This section will probably get me a sarcastic tweet from a newspaper guy comparing this section to my reaction to the Free Press. So: I've never been against digging, just being completely wrong and sensational.
*[Do not send me facebook messages—I don't reply. Sorry. Email is always best.]
The other major outrage type thing going on. That would be the bowl system's ticket guarantees that turn bowls from a guaranteed profit to a guaranteed deficit for many. The Wizard of Odds put together a lot of numbers about what's going on with that. Unfortunately he quoted perpetually silly Andrew Zimbalist saying something about a cartel, but whatever. Numbers:
Supporters of the 35-game bowl system argue that the postseason turns a profit. Technically, this is correct, but only because of the BCS, which this season distributed a reported $174.07 million from its five games. Of that amount, 83.4 percent went to the automatic qualifier conferences — the Atlantic Coast, Big East, Big Ten, Big 12, Pacific 10 and Southeastern conferences.
The 30 non-BCS bowl games are, at best, a break-even venture. Without the ticket guarantee, it is likely that half the bowls would not exist.
The Fiesta Bowl's massive chunk of unsold seats is actually economically justifiable since the BCS bowls are a net input into the system. That's not the case when you're UCF, and you're eating nearly a million dollars in unsold Liberty Bowl tickets.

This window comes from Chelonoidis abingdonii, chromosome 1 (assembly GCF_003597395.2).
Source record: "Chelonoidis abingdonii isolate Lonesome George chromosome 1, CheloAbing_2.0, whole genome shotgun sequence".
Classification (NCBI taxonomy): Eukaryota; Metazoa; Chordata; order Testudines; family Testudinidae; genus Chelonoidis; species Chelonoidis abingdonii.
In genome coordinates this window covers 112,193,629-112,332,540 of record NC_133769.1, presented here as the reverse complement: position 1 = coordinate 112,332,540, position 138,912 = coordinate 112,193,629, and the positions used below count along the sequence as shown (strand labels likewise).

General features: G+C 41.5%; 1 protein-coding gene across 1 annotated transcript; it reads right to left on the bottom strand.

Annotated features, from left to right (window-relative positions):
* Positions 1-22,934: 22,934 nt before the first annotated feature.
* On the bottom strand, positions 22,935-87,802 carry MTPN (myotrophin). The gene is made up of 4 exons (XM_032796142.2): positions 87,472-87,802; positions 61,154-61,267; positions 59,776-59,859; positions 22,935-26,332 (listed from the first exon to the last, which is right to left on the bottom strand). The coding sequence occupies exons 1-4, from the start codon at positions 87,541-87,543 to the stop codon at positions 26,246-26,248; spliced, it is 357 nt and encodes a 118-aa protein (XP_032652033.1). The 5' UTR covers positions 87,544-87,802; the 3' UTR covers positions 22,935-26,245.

This isn't a playoff argument. The bowl system can continue, but the NCAA is currently transferring money from college students (student fees make up a large portion of the revenue for programs that typically go to rinky-dink bowls) to this guy:
Not literally that guy, but versions of that guy in a different blazer. It's a neat trick to transfer the risk your bowl will be a dud from the organizers to the schools, though.
File Under The Gets It Files, Part XI. You know who Amani Toomer hates? Everybody. If he was going to have a sitcom it would be titled "Amani Toomer Hates Everybody." Amani Toomer does not like anyone. He hadn't been back to Ann Arbor in 15 years. He came back for one of the thousands of Hoke Hand-holding Socials and…
“It was good to be back, good to see some players and people, and I saw coach (Gary) Moeller, which was special,” Toomer said. “I just really felt like a part of the whole Michigan family, more so than I did in the past couple of years.
“I feel more connected than I did before, so that’s always a good step forward.”
Amani Toomer likes Gary Moeller! And Brady Hoke!
This is the point at which I make a very silly assertion about this proving how excellent of a recruiter Brady Hoke is, which may be silly but is also 1000% true.
Requirement. I will join the horde, as required by law. This is Jalen Rose's General Lee:
Readers are advised not to attempt a reconciliation between Rose's comments about Duke and what appears to be a massive Dukes of Hazzard fandom. Smoke will come out of your ears.
Readers are advised to bid on the car, though, which is being auctioned off to help fund Rose's charter school in Detroit. Buy it now for 100 grand. Do it now.